Entrepreneurs: Is This Your Forever Business? Have you thought about when you want to sell your company? A lot of entrepreneurs think selling equates to retirement, but selling your business and retiring are not the same thing. Sure, some people sell because they want to play more golf, but many others sell because they want to go do something else.
Take Josh Latimer, for example. He started Birds Beware, a Michigan-based window cleaning business. He built his company up to $800,000 in sales and decided to sell it and move his family of three young kids (with a fourth on the way) to Costa Rica. It had been Latimer’s dream to get out of the harsh Michigan winters and raise his family in the sand and sea of Costa Rica. But he was not retiring. In fact, soon after selling Birds Beware, he started a software company from his new home in Costa Rica. He sold Birds Beware to have the mobility and the cash to go live somewhere else and do something different. You can hear his entire Built to Sell story here.
Moving the yardsticks
If retirement is not our goal, many of us plan to sell when our business reaches some imaginary milestone like $5 million in sales or a million dollars of EBITDA, but a funny thing happens when you reach your goal: many of us move the yardsticks.
In Latimer’s case, he was determined not to move the yardsticks. He considered Birds Beware his “training wheels business”, where he learned about building a company. He needed to start it to learn about the business-building process, but he also needed to sell it to have the capital and the freedom to go do something else.
When you build your first business, you have no experience and (usually) no money, so you bootstrap things. Instead of writing a business plan, you start selling things to see what sticks. You don’t make a marketing plan; you bid on some search terms and see if you can get a return. You don’t strategize over the perfect location; you start from home.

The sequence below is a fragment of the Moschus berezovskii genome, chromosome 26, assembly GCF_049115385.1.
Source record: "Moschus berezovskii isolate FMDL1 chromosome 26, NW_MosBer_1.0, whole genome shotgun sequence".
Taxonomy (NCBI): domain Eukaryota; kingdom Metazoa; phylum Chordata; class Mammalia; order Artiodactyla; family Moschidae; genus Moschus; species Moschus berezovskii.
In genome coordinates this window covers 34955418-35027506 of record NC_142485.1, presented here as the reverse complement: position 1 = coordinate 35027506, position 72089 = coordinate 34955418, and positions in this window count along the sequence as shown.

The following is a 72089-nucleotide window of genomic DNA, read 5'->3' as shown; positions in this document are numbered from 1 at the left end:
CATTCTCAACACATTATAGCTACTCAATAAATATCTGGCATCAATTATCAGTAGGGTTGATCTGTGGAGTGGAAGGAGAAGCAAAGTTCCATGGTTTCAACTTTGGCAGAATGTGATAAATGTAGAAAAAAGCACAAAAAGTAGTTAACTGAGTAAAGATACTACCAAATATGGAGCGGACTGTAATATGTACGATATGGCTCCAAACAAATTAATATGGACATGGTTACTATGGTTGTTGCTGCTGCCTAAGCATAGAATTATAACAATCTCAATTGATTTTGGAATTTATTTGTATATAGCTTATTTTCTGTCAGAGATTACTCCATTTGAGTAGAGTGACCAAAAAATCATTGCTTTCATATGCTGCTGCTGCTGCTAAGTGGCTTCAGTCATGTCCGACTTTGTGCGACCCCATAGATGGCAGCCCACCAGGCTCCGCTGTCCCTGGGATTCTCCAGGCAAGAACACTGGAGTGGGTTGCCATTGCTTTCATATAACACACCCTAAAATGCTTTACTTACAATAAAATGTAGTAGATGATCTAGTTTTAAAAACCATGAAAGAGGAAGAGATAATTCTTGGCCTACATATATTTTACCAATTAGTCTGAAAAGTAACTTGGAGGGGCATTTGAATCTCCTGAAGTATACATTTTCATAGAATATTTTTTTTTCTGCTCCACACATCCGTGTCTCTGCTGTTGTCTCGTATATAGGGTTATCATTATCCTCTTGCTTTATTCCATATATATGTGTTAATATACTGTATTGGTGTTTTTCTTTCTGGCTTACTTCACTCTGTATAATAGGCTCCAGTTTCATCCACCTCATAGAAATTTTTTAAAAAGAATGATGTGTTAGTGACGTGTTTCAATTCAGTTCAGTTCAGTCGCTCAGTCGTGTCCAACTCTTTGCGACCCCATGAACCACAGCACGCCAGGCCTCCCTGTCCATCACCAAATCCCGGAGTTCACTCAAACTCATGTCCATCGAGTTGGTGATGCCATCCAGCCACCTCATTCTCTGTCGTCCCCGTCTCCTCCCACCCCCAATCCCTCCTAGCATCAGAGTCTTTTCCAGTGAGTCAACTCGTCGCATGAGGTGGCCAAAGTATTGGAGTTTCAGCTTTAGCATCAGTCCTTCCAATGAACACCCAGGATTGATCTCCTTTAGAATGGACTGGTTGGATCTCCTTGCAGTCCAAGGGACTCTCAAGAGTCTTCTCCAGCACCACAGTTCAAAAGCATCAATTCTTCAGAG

Do you have a corrugated metal roof?
Imagine building a house the same way you are building your business. With little money and no architectural drawings you’d probably end up with a flimsy shelter. I’m reminded of the scenes of refugee camps with makeshift structures built with corrugated metal roofs and no running water. They are functional, but hardly ideal.
Necessity may be the mother of invention but she doesn’t build with intent. So, you end up with a flimsy business that is duct-taped together. Could you scale it? Probably, but as any home contractor will tell you, it is a lot easier to level a house and start from a hole in the ground than it is to try and renovate an existing house that has been badly patched together over time.
So maybe this business you have now is not your forever business. Maybe you need to consider it your training wheels business – a good experiment, a petri dish of learning that you can sell and then invest the knowledge and capital in your next business.
Listen to my full interview with Josh Latimer to hear his secrets for maximizing the price of your business.
Read more about Josh here;